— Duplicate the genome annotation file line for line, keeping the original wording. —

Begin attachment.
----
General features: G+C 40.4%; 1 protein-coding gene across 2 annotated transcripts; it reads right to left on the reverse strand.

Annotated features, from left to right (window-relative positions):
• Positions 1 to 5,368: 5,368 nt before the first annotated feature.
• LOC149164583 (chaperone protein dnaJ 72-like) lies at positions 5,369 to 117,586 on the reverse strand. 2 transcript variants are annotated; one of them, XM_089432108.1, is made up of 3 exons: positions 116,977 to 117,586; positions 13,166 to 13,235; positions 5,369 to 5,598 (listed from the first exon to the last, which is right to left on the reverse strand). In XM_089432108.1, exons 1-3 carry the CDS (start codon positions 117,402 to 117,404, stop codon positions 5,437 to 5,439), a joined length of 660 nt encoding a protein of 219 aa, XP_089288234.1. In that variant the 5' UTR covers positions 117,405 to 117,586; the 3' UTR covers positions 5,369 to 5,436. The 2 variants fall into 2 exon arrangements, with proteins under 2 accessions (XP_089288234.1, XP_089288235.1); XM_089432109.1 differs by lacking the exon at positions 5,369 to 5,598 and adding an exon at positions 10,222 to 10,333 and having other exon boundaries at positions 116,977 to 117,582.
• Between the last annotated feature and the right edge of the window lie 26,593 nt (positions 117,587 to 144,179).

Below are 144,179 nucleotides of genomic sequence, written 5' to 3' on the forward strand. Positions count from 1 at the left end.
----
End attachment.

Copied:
General features: G+C 40.4%; 1 protein-coding gene across 2 annotated transcripts; it reads right to left on the reverse strand.

Annotated features, from left to right (window-relative positions):
• Positions 1 to 5,368: 5,368 nt before the first annotated feature.
• LOC149164583 (chaperone protein dnaJ 72-like) lies at positions 5,369 to 117,586 on the reverse strand. 2 transcript variants are annotated; one of them, XM_089432108.1, is made up of 3 exons: positions 116,977 to 117,586; positions 13,166 to 13,235; positions 5,369 to 5,598 (listed from the first exon to the last, which is right to left on the reverse strand). In XM_089432108.1, exons 1-3 carry the CDS (start codon positions 117,402 to 117,404, stop codon positions 5,437 to 5,439), a joined length of 660 nt encoding a protein of 219 aa, XP_089288234.1. In that variant the 5' UTR covers positions 117,405 to 117,586; the 3' UTR covers positions 5,369 to 5,436. The 2 variants fall into 2 exon arrangements, with proteins under 2 accessions (XP_089288234.1, XP_089288235.1); XM_089432109.1 differs by lacking the exon at positions 5,369 to 5,598 and adding an exon at positions 10,222 to 10,333 and having other exon boundaries at positions 116,977 to 117,582.
• Between the last annotated feature and the right edge of the window lie 26,593 nt (positions 117,587 to 144,179).

Below are 144,179 nucleotides of genomic sequence, written 5' to 3' on the forward strand. Positions count from 1 at the left end.